“All their neighbors were Jewish” says Büşra Hanım a Kilis housewife, “My mother would go to their houses to light the fires (on Shabbat).”
An unforgettable day in Kilis, a city on the Syrian border while on the #TurkeyJewishRoadtrip.
“Before we go to the synagogue, the Vali (Governor) would like to see you.” said Cuma Ozdemir, who manages the Culture and Tourism offices in Kilis.
Governor Recep Soytürk warmly greeted us into what turned to two hour dialogue on Quran and Biblical prophets, theology and life.
His religious knowledge is fascinating, and the discussion is getting deeper and more intense: reward and punishment, obedience and conscious – it seems that it can go on and on.
Cuma bey is looking at the time, politely suggesting that we should see the synagogue before dark.
“This was the Jewish neighborhood.” Cuma bey told us, who hosted us so graciously throughout our short visit. “You can see marks on the doors, where they had their symbol.” he added – referring to the Mezuzah scroll affixed on doors – while we were walking through the busy market.
The synagogue, which was abandoned in 1958, when the last Kilis Jews moved to Israel is one of 5 synagogues restored without fanfare by the Turkish government in recent years (I will write in future blogs about our visit to Bergama, and below about Gaziantep).
Look at these pictures: Before and after…
Cuma bey spoke about the history of 300 strong Kilis Jewish community, one of the oldest in the region and the story of this 150 year old synagogue.
“This place was built by the Great Scholar Moshe Di Pinto” reads one inscription, while another indicated that it was built in the name of his bachelor son who died at a young age. Another inscription speaks about the “Good Deeds Society” – “May God reward them” for their efforts!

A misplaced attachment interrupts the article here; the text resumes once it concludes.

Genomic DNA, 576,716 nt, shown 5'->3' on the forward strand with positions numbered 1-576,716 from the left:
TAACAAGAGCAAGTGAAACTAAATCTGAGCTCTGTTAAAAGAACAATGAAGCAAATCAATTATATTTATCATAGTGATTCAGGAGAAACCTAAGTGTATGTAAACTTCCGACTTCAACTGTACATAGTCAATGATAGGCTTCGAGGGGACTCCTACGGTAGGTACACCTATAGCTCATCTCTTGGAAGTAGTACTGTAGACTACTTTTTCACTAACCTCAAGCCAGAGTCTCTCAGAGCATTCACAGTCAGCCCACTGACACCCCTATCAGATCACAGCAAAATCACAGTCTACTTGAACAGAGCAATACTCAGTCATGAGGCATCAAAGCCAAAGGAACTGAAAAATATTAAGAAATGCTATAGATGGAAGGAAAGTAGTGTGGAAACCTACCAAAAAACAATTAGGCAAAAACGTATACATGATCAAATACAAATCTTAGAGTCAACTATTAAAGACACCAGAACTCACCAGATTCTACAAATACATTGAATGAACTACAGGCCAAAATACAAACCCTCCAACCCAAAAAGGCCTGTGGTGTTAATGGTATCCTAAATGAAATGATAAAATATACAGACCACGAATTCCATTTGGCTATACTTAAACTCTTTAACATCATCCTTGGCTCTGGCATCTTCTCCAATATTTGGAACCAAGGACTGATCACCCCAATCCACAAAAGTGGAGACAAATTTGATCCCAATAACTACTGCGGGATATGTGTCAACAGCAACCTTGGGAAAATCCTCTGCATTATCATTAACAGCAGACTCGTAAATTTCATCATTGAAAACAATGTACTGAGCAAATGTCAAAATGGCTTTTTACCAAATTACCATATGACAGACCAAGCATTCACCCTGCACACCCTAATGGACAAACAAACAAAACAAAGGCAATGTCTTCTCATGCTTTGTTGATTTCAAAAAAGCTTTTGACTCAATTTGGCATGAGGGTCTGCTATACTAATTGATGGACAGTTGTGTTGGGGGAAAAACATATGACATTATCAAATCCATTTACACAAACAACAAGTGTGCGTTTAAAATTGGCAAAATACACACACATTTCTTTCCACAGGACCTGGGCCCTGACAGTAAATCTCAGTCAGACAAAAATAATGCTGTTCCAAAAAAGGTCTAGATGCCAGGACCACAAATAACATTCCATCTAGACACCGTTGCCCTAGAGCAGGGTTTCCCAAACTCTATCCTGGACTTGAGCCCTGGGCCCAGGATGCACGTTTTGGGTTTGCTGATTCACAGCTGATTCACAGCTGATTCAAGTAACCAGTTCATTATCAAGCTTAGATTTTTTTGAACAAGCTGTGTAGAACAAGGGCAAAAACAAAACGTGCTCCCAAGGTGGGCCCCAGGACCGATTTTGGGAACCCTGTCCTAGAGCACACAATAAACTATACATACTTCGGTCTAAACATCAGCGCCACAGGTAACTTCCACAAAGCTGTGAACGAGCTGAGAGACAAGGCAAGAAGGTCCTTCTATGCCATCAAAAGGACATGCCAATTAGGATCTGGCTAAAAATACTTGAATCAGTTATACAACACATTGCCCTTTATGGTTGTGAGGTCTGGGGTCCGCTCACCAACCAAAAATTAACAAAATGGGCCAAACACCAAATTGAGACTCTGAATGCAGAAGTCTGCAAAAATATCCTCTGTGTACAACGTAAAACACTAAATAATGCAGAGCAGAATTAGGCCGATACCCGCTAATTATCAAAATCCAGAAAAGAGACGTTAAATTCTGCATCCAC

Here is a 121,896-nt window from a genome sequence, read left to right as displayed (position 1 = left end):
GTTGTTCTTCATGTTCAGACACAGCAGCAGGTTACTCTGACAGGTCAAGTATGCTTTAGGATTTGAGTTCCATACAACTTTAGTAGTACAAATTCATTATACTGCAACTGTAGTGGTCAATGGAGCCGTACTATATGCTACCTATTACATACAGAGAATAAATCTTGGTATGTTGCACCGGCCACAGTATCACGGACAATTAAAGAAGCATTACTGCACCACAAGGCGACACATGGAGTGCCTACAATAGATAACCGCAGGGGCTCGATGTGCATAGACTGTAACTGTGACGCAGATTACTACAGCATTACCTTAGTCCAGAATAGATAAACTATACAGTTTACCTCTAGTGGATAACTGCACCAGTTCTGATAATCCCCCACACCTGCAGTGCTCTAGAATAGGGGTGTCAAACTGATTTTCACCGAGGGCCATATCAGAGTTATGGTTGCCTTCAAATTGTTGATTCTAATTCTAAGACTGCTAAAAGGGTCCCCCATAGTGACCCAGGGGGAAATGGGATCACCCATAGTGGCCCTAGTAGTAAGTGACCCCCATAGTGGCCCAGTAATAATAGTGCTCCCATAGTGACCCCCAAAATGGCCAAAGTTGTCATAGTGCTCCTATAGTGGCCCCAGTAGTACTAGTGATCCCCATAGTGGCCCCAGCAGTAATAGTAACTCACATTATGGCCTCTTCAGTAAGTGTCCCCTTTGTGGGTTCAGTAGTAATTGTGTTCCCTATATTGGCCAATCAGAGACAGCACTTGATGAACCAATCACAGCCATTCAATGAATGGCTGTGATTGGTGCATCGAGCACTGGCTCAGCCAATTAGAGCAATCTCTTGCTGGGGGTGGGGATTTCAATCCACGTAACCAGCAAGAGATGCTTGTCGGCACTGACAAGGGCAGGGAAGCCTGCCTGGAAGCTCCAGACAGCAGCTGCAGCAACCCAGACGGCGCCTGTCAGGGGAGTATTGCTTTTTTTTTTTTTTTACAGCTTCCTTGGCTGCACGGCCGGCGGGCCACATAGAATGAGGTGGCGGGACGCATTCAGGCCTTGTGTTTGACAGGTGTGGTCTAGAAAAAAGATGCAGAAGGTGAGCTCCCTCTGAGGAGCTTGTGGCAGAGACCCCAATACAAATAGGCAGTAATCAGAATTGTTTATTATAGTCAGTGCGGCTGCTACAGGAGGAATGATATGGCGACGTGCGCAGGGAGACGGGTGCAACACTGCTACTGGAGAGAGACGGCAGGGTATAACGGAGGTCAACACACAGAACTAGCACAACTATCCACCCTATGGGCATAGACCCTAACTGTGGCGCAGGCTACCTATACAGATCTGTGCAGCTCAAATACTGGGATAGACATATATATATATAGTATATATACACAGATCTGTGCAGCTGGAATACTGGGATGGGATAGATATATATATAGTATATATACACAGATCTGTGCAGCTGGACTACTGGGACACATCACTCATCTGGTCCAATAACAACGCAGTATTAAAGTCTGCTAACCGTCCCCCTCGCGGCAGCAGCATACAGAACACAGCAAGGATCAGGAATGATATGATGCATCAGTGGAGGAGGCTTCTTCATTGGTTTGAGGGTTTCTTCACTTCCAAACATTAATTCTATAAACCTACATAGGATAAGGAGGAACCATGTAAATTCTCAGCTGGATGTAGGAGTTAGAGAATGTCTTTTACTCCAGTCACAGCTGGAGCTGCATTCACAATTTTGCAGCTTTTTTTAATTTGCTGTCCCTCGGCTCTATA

There are two prayers halls in the Kilis synagogue – they were both professionally restored by comparing to old records and photos.
We tried to read the inscription inside the Holy Arc, when we asked for some water to make the words legible. And it revealed that the “marble laid arc” was built in memory of Yakov Shrem, who died just before his marriage.
Slowly the neighbors came in one by one, inviting us for coffee, tea and food.
“During Ramadan, the Jewish neighbors would not eat in public.” – it is out of respect to their Muslim neighbors and friends. “There was always a lot of respect between the people. Our parents were sad when their neighbors left.” Mehmet told us, who lives right across the synagogue.
Büşra Hanım, the gracious host told us about home medicines, that were passed on from their Jewish neighbors, for all different types of ailments.
The conversation went on and on. We spoke about old times and old friends. We had bitter, very bitter, coffee; food came out and as they insisted, we were struggling to politely decline for Kosher reasons.
The friendship is real.
“I remember their names” says Büşra “Rahel was her name, Hayum (Hayim?) was his name. My grandfathers neighbors…”
The hospitality and friendship are real. “We host here 200 thousand Syrian refugees, in a city of 100 thousand people. People are people, religion is religion.” Mehmet said.
“Do you know that the Jews had a special pool in the Hamam, where they used to come for religious purposes?” a neighbor shared while mixing the sugar in the tea cup. “It is still there, in the second room on the left.” And we rushed to drink ours too so, we can see the Mikvah.